One of Bresson’s most admired works, Pickpocket is a perfect distillation of his mature style. The film straightforwardly chronicles the life of a petty thief, without any attempt to explain why Michel feels compelled to steal. Bresson’s ability to fracture space and time and focus attention on the apt fragments in order to delineate a process gets its most explicit demonstration in the montages wherein Michel hones and practices his skill. Perhaps most surprising is the diffuse eroticism – at times reminiscent of Genet – that permeates the film, pointing towards the more overt sensuality of the later Bresson. With its mixture of the criminal and the ineffable, Pickpocket is one of the director’s most influential works; its traces can be seen in films ranging from Paul Schrader’s American Gigolo to Jia Zhangke’s debut, Xiao Wu. Print courtesy of Janus Films.
Directed by Robert Bresson. With Renée Faure, Jany Holt, Sylvie
France 1942, 35mm, b/w, 84 min. French with English subtitles
Shortly after serving an 18-month sentence as a German prisoner of war, Bresson directed his first feature film in Occupied France. The film itself is about prisoners—in this case, female criminals who are taken into the care of a convent upon their release from jail. Although there is remarkable and even noirish use of chiaroscuro in those rare scenes when the camera and the characters leave the convent, these serve primarily as contrast to the gentle and elegant austerity of the convent itself. Bresson uses a thoroughly classical style with an emphasis on storytelling and with a surprising amount of wit and warmth, yet the unadorned precision so characteristic of the filmmaker’s work as a whole is already evident. Likewise, the emphasis on the possibility of redemption – particularly within the milieu of the convent and the prison – foreshadows the Bresson to come. New print courtesy of Institut Français.
Directed by Robert Bresson. With Claude Laydu, Jean Riveyre,
France 1951, 35mm, b/w, 115 min. French with English subtitles
In this adaptation of the novel by the French Catholic writer Georges Bernanos, Bresson made his first film without professional actors and moved a step further toward his mature style with the concern for the life of the soul in a fallen world. The title figure lives a rather squalid existence in his isolated parish. When not subject to scorn and humiliation, he is simply ignored by those to whom he wishes to minister. Bresson makes of his lead actor, Claude Laydu – an incandescent presence – the first example of the successful use of a non-actor as a “model” (to use the Bressonian term). The film’s unsparing use of realism and telling detail renders palpable both the priest’s suffering and his grace. Print courtesy of Rialto Pictures.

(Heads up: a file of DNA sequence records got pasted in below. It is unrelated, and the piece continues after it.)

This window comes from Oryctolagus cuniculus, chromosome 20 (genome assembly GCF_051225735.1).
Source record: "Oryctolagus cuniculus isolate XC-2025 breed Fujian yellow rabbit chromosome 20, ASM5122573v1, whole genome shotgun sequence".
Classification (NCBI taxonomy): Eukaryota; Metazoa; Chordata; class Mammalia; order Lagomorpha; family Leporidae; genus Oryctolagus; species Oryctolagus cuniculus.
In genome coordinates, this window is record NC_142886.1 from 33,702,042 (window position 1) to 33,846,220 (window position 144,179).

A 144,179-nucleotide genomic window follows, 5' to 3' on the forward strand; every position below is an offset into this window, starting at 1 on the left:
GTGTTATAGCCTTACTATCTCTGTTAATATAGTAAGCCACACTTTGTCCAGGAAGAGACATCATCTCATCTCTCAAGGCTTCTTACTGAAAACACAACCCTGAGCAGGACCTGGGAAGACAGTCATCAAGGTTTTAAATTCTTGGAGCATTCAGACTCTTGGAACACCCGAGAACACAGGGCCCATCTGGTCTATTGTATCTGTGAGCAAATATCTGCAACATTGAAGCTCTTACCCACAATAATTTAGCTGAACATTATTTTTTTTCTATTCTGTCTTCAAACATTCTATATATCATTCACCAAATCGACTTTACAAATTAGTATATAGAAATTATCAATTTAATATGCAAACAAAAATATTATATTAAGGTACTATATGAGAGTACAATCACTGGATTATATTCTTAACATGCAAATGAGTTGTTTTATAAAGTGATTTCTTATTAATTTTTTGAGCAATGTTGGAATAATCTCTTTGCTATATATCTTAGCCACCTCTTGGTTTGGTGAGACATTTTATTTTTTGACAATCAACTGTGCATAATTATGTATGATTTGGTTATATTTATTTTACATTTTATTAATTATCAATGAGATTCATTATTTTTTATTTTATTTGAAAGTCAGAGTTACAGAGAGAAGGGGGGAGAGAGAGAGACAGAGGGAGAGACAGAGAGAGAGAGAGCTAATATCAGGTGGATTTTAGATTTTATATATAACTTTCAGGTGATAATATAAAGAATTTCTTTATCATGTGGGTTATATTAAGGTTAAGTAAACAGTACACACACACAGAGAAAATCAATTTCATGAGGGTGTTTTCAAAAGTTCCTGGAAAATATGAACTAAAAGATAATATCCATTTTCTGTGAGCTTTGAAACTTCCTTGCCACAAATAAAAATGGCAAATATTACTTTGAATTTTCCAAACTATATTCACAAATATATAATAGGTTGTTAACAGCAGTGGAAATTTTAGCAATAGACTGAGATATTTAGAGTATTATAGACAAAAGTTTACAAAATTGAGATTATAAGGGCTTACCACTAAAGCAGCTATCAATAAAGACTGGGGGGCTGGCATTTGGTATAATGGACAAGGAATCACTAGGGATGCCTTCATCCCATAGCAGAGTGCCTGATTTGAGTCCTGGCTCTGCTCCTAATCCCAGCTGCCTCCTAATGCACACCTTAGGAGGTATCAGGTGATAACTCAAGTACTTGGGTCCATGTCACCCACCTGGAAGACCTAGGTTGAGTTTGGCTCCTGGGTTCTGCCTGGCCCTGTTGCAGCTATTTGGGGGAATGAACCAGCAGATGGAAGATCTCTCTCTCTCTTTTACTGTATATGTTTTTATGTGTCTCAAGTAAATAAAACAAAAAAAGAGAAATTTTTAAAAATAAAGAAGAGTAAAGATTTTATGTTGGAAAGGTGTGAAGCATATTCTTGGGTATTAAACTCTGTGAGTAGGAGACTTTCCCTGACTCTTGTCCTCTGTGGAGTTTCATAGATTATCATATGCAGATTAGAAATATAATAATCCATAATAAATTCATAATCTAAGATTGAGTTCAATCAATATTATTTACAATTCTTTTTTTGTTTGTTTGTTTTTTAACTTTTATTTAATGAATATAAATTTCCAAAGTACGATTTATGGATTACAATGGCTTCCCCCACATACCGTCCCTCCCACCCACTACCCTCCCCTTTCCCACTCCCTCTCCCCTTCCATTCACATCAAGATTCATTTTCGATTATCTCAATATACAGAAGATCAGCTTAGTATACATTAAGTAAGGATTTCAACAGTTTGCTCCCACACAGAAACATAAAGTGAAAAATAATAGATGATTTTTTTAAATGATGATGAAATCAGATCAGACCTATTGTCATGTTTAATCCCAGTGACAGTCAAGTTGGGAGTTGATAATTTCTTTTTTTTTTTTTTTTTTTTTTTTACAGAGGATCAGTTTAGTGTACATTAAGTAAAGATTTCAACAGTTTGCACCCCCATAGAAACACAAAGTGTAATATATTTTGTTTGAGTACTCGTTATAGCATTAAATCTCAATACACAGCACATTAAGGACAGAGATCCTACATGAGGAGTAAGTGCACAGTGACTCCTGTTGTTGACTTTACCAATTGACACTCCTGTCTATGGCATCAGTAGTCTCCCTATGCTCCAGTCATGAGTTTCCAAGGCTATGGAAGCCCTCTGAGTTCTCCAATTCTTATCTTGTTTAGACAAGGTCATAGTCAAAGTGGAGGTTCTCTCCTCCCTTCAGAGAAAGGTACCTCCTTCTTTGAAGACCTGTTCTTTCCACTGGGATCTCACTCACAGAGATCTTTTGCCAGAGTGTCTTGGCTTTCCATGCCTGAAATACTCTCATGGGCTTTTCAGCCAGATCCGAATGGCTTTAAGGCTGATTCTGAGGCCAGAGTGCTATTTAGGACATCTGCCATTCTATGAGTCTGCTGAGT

Directed by Robert Bresson. With Maria Casarès, Paul Bernard,
France 1945, 35mm, b/w, 84 min. French with English subtitles
The success of Les anges du péché enabled Bresson to work with an impressive array of talent for his second film. He collaborated on the screenplay with Jean Cocteau and cast the great Maria Casarès as the lead. The film derives its story from an episode in Diderot’s Jacques le Fataliste (but moved to the present day) in which a spurned woman revenges herself on her former lover by manipulating him into falling in love with a woman who, unbeknownst to him, is a prostitute. Made during the war but released afterward, the film was no great success although it was championed by the great critic André Bazin, who recognized in Bresson a fusion of realism and a spiritual style. Later, Godard would claim that Les dames was “the only film of the French Resistance,” due to its exploration of the problem of evil and the struggle against it. Print courtesy of Institut Français.
Directed by Robert Bresson. With Luc Simon, Laura Duke Condominas, Humbert Balsan
France 1974, 35mm, color, 85 min. French with English subtitles